Large Granular Lymphocytic Leukemia
Large granular lymphocytic (LGL) leukemia is a type of chronic leukemia affecting white blood cells called "lymphocytes." Lymphocytes are part of the body's immune system and help fight certain infections. LGL leukemia is characterized by enlarged lymphocytes, containing noticeable granules, which can be seen when the blood is examined under the microscope. There are two types of LGL leukemia: T-cell (T-LGL) and natural killer cell (NK-LGL). Each type may be chronic (slow-growing) or aggressive (fast-growing).
The frequency of T-cell and NK-cell LGL leukemia ranges from 2 to 5 percent of chronic lymphoproliferative diseases. LGL leukemia affects both men and women, and the median age at diagnosis is 60 years. Less than a quarter of patients are younger than 50 years.
Chronic T-cell and NK-cell LGL Leukemia
Signs and Symptoms
The majority of patients diagnosed with chronic T-cell and NK-cell LGL leukemia have symptoms at the time of diagnosis. The following signs and symptoms may be present:
- Changes in blood cell counts
- Decline in the production of red blood cells (red cell aplasia)
- Below-normal concentration of neutrophils, a type of white cell (chronic neutropenia)
- Decrease in the number of red cells (anemia) occurs in about half of patients
- Recurrent infections
- Night sweats
- Unintended weight loss
- Enlargement of the spleen (splenomegaly) occurs in 25 to 50 percent of patients
- Enlargement of the liver (hepatomegaly) rarely occurs
- Swollen lymph nodes (lymphadenopathy) rarely occurs.
- Automimmune diseases (such as rheumatoid arthritis), are diagnosed before the onset of LGL leukemia in about 20 percent of cases.
To help confirm a diagnosis, your doctor may examine your blood under a microscope. The lymphocyte count may be normal or low (and lymph nodes are not typically enlarged). Patients may have an increased number of abnormal LGL cells. Bone marrow aspiration or biopsy might be necessary to confirm the diagnosis. Flow cytometry can determine if the LGL leukemia cells are T cells or NK cells.
Chronic T-cell and NK-cell LGL leukemia patients require similar treatment. For some patients, a watch and wait approach may be considered; however, the majority of patients will eventually require treatment. For patients being treated with a watch and wait approach, indications to begin treatment include moderate to severe neutropenia, symptomatic or transfusion-dependent anemia and associated auto-immune conditions, such as rheumatoid arthritis, requiring therapy.
There is no one standard treatment for chronic LGL leukemia, so patients are advised to speak to their doctors about treatment in a clinical trial. Therapies that have been shown to be the most beneficial for initial treatment include immunosuppressive therapy, such as methotrexate; oral cyclophosphamide, an alkylating agent; or cyclosporine, an immunomodulatory drug. Patients may receive drug therapy for about four months before tests are done to see if the therapy is working. At this point, a patient should be tested to see if he or she has achieved a complete hematologic response or a partial hematologic response. Another test that may be used is polymerase chain reaction (PCR) to detect a concentration of residual LGL cells too low to be seen using a microscope. If a patient is responding to therapy and the disease is under control, he or she can continue taking methotrexate and/or cyclosporine indefinitely. Cyclophosphamide therapy given for 4 to 12 months, because of toxicity, is not an ongoing treatment. If a patient does not reach these goals, a different treatment should be started.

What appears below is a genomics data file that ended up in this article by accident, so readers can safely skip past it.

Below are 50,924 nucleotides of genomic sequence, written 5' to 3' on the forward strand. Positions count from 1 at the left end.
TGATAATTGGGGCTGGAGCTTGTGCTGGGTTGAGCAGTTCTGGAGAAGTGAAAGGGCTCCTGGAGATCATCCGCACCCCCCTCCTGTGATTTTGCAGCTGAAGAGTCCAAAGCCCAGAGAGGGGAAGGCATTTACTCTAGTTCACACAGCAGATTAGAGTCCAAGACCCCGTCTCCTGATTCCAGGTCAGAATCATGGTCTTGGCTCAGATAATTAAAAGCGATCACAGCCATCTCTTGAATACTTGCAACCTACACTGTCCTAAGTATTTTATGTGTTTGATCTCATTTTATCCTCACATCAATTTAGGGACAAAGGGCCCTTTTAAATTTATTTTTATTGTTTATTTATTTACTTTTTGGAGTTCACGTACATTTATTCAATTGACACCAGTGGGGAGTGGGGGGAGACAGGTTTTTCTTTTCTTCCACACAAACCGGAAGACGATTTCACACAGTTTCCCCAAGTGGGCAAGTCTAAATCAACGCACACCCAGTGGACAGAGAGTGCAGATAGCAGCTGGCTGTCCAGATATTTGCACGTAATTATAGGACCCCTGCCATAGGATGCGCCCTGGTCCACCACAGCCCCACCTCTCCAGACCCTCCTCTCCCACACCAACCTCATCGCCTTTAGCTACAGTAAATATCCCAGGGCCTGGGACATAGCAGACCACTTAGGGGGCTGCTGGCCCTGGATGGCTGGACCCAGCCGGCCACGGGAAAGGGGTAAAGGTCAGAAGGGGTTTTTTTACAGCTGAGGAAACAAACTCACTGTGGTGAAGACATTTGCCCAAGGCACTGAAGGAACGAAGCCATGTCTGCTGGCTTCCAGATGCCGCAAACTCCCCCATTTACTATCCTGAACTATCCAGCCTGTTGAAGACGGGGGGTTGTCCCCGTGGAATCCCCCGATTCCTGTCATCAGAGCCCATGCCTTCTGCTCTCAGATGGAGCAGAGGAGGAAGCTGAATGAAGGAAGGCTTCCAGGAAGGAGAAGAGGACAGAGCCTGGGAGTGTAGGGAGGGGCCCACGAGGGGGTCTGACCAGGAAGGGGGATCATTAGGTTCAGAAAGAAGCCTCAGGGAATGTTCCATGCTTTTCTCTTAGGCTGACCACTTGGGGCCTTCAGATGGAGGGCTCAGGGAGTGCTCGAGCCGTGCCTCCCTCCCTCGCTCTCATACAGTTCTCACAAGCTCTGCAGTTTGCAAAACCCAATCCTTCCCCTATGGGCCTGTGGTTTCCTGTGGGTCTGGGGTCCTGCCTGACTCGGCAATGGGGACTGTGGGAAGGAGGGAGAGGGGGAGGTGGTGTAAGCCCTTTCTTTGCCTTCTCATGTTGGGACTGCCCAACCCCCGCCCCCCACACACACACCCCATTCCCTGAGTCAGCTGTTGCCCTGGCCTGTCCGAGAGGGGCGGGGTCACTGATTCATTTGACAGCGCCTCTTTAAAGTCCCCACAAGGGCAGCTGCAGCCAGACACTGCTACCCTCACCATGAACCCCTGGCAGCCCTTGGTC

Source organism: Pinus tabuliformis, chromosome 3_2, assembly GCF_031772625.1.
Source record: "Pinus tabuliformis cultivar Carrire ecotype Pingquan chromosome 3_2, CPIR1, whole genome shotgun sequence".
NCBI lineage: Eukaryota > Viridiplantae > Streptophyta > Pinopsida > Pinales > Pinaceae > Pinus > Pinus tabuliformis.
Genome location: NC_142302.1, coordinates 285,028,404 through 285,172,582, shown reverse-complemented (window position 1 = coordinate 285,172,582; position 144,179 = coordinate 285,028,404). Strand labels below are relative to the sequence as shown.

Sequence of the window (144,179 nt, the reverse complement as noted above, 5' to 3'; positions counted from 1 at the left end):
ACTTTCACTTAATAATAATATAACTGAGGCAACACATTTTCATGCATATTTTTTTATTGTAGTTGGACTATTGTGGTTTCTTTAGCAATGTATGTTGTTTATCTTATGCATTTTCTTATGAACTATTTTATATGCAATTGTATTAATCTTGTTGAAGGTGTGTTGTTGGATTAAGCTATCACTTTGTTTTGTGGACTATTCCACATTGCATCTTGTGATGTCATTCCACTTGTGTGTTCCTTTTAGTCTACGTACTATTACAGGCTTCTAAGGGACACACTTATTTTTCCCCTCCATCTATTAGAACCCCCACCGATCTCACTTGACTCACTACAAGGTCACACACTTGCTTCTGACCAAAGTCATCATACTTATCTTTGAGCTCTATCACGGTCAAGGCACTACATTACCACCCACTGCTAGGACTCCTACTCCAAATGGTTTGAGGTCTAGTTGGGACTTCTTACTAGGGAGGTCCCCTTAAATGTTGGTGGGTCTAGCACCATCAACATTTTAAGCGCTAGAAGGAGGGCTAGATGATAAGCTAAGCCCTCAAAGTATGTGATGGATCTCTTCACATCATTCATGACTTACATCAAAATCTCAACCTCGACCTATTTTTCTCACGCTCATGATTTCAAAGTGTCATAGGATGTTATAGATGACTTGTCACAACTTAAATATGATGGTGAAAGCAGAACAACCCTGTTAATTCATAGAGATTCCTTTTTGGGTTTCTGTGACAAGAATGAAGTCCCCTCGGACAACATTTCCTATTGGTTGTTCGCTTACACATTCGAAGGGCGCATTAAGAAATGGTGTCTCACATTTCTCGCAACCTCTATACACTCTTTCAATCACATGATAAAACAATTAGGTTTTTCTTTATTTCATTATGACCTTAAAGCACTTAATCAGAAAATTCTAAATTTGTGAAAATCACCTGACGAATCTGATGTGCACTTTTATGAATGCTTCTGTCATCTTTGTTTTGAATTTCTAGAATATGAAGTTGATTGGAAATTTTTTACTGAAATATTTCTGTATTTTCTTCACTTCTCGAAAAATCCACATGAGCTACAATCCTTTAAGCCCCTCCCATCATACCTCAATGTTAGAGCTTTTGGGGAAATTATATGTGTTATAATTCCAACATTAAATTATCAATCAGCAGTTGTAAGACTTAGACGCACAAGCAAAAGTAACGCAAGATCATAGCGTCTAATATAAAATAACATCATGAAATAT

Other treatments include the following:
Purine analogs, such as fludarabine with mitoxantrone and dexamethasone
Splenectomy (surgical removal of the spleen) has shown limited results.
Patients whose disease has relapsed can resume initial treatment or opt for another immunosuppressive treatment. Patients whose disease is refractory (has not responded to treatment) can be treated with purine analogs, alemtuzumab (Campath(R)), and in some patients, splenectomy.
Periodic examinations, complete blood counts (CBCs) and polymerase chain reaction (PCR) are used to monitor patients in remission.
Aggressive T-Cell and NK-Cell LGL Leukemia
Patients who have aggressive T-cell or NK-cell LGL leukemia may have enlargement of the liver and spleen (hepatosplenomegaly), fever, unintended weight loss and night sweats.
Unfortunately, aggressive T-cell and NK-cell LGL leukemia is resistant to therapy. There is limited data about which therapies work best with these aggressive diseases, however therapies similar to those used to treat acute lymphoblastic leukemia (ALL) are used. Induction chemotherapy including central nervous system prophylaxis (CNS), followed by consolidation and stem cell transplantation at the time of first remission may be an option and provide a better outcome. A clinical trial may be the best available treatment.
Reviewed by Thomas P. Loughran, Jr., M.D.
Click here to find out more about the LGL Leukemia Registry.